Saturday, June 14, 2014

Hyperbole again

When Jesus tells us to call no one teacher, or call no one father, or as today to not swear; these are all examples of hyperbole. After all, the person married to my mother I did call father. The person at school I did call teacher. And that was not a sin.

What Jesus is condemning is not swearing an oath in the legal sense or swearing in the southern sense (aka cussin'), but the all too common swearing that we do to add credence when our credibility is lacking. "I swear on my mother's grave" or the famous, "I didn't do it. I swear" which is almost always used by children to cover a lie. In Jesus's time it wasn't their mothers graves but Jersualem by which people swore. In different modern languages people use different expressions. The French for example swear on the head of their mother.

In modern American speech, the more common phrase are things like "to tell the truth,..." or "to be honest,..." And we use these phrases without often realizing what they imply, that we weren't telling the truth or being honest up to that point.

What Jesus is condemning is dissembling, the half truth, the so-called white lie, all of the things that erode our credibility. As he says directly, let you yes mean yes and your no mean no. If you have to swear that what you just said was the truth, your credibility is already gone. That's the point.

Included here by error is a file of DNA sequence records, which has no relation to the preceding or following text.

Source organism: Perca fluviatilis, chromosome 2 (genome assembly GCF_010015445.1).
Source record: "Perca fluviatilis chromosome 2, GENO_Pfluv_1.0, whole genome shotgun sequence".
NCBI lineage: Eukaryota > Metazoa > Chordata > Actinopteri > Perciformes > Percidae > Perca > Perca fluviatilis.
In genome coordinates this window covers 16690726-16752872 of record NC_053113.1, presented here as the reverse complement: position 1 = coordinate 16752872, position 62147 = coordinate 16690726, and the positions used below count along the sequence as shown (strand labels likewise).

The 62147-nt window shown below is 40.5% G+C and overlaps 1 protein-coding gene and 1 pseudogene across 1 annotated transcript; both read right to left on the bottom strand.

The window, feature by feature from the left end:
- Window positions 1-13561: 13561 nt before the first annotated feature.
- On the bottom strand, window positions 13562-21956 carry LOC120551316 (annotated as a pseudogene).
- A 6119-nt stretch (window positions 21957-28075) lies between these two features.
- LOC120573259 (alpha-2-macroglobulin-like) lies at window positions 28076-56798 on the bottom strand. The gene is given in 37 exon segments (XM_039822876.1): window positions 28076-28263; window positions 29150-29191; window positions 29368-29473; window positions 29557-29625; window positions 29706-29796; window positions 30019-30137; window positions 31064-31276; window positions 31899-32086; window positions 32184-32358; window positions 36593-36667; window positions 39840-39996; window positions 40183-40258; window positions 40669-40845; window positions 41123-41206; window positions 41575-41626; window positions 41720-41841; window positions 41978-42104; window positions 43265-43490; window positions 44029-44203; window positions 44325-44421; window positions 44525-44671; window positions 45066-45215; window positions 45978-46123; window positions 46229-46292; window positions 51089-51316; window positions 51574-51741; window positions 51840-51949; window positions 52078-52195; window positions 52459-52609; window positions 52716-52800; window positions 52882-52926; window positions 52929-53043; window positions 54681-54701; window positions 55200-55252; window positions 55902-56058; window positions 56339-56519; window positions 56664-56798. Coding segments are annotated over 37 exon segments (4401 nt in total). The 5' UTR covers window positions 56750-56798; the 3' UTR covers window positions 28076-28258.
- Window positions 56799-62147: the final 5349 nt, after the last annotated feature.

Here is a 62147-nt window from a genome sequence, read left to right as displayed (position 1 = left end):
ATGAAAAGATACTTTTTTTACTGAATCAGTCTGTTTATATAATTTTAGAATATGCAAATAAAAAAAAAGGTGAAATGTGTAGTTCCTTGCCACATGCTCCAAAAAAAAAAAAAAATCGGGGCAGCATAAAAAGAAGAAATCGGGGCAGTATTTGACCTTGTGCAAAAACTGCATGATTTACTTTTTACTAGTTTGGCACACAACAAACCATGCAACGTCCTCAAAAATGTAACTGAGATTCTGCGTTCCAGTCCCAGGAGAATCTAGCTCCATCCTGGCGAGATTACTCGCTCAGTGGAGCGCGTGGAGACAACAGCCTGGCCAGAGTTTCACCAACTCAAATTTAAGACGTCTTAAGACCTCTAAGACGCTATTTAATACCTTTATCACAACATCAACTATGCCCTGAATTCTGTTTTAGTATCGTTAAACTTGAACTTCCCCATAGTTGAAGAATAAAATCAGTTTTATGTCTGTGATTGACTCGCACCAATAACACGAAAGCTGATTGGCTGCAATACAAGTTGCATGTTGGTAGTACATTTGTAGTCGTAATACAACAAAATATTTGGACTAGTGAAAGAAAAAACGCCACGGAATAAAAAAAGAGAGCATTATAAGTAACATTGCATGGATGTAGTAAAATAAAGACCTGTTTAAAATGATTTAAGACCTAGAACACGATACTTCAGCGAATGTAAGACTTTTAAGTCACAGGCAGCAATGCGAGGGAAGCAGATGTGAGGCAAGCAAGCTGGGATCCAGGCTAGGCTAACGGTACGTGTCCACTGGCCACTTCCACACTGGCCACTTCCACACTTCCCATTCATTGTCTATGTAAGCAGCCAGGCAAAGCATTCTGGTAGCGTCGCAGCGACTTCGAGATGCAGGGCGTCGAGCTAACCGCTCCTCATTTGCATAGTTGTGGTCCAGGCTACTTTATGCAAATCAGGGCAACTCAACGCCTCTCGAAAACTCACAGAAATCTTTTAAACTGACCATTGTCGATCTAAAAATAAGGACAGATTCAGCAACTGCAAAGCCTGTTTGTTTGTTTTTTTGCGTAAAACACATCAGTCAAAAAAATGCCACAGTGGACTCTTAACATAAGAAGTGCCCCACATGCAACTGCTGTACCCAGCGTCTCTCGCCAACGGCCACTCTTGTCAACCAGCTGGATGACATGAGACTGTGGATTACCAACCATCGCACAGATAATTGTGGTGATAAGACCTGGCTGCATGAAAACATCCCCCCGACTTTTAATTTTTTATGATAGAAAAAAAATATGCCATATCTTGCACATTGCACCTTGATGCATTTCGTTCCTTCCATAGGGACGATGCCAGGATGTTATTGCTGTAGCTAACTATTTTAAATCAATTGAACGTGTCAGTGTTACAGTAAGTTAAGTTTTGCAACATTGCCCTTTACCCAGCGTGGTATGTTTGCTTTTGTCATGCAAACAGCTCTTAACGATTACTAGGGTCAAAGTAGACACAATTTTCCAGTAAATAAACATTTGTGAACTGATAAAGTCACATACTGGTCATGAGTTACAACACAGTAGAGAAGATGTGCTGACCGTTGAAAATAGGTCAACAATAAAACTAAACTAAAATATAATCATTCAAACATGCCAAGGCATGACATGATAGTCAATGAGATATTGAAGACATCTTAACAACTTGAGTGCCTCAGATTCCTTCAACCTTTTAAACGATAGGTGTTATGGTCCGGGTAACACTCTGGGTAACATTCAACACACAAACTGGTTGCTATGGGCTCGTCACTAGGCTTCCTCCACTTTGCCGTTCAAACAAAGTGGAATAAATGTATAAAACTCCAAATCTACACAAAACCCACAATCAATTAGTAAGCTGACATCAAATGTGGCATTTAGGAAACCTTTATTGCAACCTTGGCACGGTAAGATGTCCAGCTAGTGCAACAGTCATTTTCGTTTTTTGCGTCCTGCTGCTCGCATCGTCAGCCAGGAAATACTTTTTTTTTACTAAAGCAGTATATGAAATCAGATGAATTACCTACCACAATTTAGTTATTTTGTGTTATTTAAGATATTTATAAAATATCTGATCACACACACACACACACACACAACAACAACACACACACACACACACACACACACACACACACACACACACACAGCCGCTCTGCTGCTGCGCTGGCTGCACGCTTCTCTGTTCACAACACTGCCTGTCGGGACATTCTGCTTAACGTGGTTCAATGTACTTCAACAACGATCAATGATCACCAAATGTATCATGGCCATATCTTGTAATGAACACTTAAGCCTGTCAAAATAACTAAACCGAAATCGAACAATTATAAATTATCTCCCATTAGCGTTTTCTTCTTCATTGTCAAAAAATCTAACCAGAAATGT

As Christians we should first of all, be silent more often. Grandma was right when she admonished us, "If you don't have anything nice to say, don't say anything at all." When we are about to speak, even if it is the truth, we should ask what good is being served.

Today's gospel is not about swearing; it is about truthfulness and courage. Are there times when people demand information to which they have no right, or when to divulge it would do grave harm? Yes. But most of the time, we lie not to protect others but to protect ourselves, to simply avoid the uncomfortable situation.

Once more the gospel today calls us to pay more attention to what we say, to constantly be aware of the power of words. And perhaps more often choose silence.